Enalapril treatment did not affect the baroreflex bradycardia of sham rats (averaged ΔPI/ΔMAP: 0.87±0.08 ms/mm Hg, n=16, compared with 1.15±0.07 ms/mm Hg in untreated rats, n=16; Table 2⇑). In contrast, enalapril treatment produced a significant increase in the baroreflex bradycardia of 2K1C (averaged ΔPI/ΔMAP: 0.76±0.04 ms/mm Hg, n=16, compared with 0.43±0.04 ms/mm Hg in untreated 2K1C, n=17; Table 2⇑).
Effect of ICV Infusion on Baseline MAP and HR
As shown in Table 3⇓, ICV infusion of the Ang-(1-7) antagonist (A-779) or saline did not significantly change baseline values of MAP and HR in 2K1C hypertensive rats or in sham rats untreated or treated with enalapril.
Effect of A-779 ICV Infusion on Baroreflex Control of HR
Normotensive Sham Rats
ICV infusion of A-779 significantly decreased the baroreflex bradycardia of untreated sham rats (ΔPI/ΔMAP: 0.78±0.17 ms/mm Hg versus 1.21±0.05 ms/mm Hg before infusion, n=8; inset Fig 2A⇓). As shown in Fig 2A⇓, A-779 infusion produced a shift to the right of the line that correlates reflex changes in HR (as PI) and changes in MAP in untreated sham rats. In contrast, ICV infusion of A-779 did not change the sensitivity of the baroreflex bradycardia of sham rats treated with enalapril (ΔPI/ΔMAP: 0.96±0.13 ms/mm Hg versus 1.00±0.13 ms/mm Hg before infusion, n=7; inset Fig 2C⇓). ICV infusion of saline did not modify baroreflex sensitivity of untreated or enalapril-treated sham rats (Fig 2B⇓ and 2D⇓).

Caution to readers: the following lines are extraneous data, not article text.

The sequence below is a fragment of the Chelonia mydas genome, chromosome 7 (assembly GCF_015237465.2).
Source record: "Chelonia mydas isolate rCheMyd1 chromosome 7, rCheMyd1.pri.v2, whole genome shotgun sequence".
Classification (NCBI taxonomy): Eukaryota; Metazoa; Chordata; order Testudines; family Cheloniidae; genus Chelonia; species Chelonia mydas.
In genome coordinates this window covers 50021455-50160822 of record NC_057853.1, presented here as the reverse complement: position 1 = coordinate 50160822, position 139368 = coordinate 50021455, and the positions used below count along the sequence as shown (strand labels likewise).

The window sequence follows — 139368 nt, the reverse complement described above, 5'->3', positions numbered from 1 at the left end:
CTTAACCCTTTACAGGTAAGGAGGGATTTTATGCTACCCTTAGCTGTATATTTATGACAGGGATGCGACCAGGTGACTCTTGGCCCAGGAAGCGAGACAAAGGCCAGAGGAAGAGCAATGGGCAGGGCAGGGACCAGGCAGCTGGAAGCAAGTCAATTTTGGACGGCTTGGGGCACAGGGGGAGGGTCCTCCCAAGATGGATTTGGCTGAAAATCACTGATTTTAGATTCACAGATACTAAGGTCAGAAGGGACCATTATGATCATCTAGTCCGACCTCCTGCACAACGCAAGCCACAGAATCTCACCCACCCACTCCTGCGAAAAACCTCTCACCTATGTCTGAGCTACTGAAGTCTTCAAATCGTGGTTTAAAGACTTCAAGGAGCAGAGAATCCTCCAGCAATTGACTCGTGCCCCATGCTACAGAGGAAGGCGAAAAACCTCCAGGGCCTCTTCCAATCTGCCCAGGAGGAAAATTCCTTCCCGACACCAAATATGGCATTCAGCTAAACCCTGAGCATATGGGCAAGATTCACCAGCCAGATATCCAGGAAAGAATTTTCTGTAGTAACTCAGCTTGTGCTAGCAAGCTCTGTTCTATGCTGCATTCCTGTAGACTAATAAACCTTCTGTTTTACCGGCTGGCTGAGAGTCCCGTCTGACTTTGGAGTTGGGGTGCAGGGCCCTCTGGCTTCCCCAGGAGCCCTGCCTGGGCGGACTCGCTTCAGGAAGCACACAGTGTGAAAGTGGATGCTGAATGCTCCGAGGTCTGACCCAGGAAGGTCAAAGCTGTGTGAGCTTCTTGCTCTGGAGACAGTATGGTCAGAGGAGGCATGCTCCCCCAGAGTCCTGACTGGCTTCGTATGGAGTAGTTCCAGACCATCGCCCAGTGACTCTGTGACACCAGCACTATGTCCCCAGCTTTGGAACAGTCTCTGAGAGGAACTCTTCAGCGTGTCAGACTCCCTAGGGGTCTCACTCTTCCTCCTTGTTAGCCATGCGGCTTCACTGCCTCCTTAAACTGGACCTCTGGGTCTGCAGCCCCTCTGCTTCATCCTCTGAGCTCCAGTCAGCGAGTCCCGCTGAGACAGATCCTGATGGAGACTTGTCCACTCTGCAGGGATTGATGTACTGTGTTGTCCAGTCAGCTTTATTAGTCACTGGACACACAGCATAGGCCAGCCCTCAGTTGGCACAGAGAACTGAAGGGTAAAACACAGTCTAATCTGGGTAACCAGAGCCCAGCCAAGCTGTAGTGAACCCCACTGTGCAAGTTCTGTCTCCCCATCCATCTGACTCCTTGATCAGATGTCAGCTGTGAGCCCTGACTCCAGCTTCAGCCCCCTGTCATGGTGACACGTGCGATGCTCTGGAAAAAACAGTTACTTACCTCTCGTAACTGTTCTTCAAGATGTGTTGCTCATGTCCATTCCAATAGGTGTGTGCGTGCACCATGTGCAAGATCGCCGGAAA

Hypertensive 2K1C Rats
ICV infusion of A-779 further decreased the already low sensitivity of the baroreflex bradycardia of untreated 2K1C hypertensive rats, as shown by the small but significant decrease in the ratio ΔPI/ΔMAP (0.36±0.05 ms/mm Hg versus 0.48±0.06 ms/mm Hg before infusion, n=9; inset Fig 3A⇓) or by the shift to the right in the line that correlates reflex changes in HR (as PI) and changes in MAP (Fig 3A⇓). More interestingly, ICV infusion of A-779 reverted the improvement in baroreflex bradycardia produced by enalapril treatment in 2K1C hypertensive rats. After A-779 infusion, there was a significant decrease in the ratio ΔPI/ΔMAP (0.42±0.08 ms/mm Hg versus 0.80±0.07 ms/mm Hg before infusion, n=8; inset Fig 3C⇓) and a shift to the right of the line that correlates reflex changes in HR (as PI) and changes in MAP (Fig 3C⇓). The sensitivity of the baroreflex bradycardia after A-779 infusion in 2K1C treated rats (0.42±0.08 ms/mm Hg) was not different from that of untreated 2K1C rats (0.48±0.06 ms/mm Hg before infusion) or 2K1C treated rats infused with saline (0.37±0.05 ms/mm Hg). As observed for the other groups, ICV infusion of saline did not modify baroreflex sensitivity of untreated or enalapril-treated rats (Fig 3B⇓ and 3D⇓).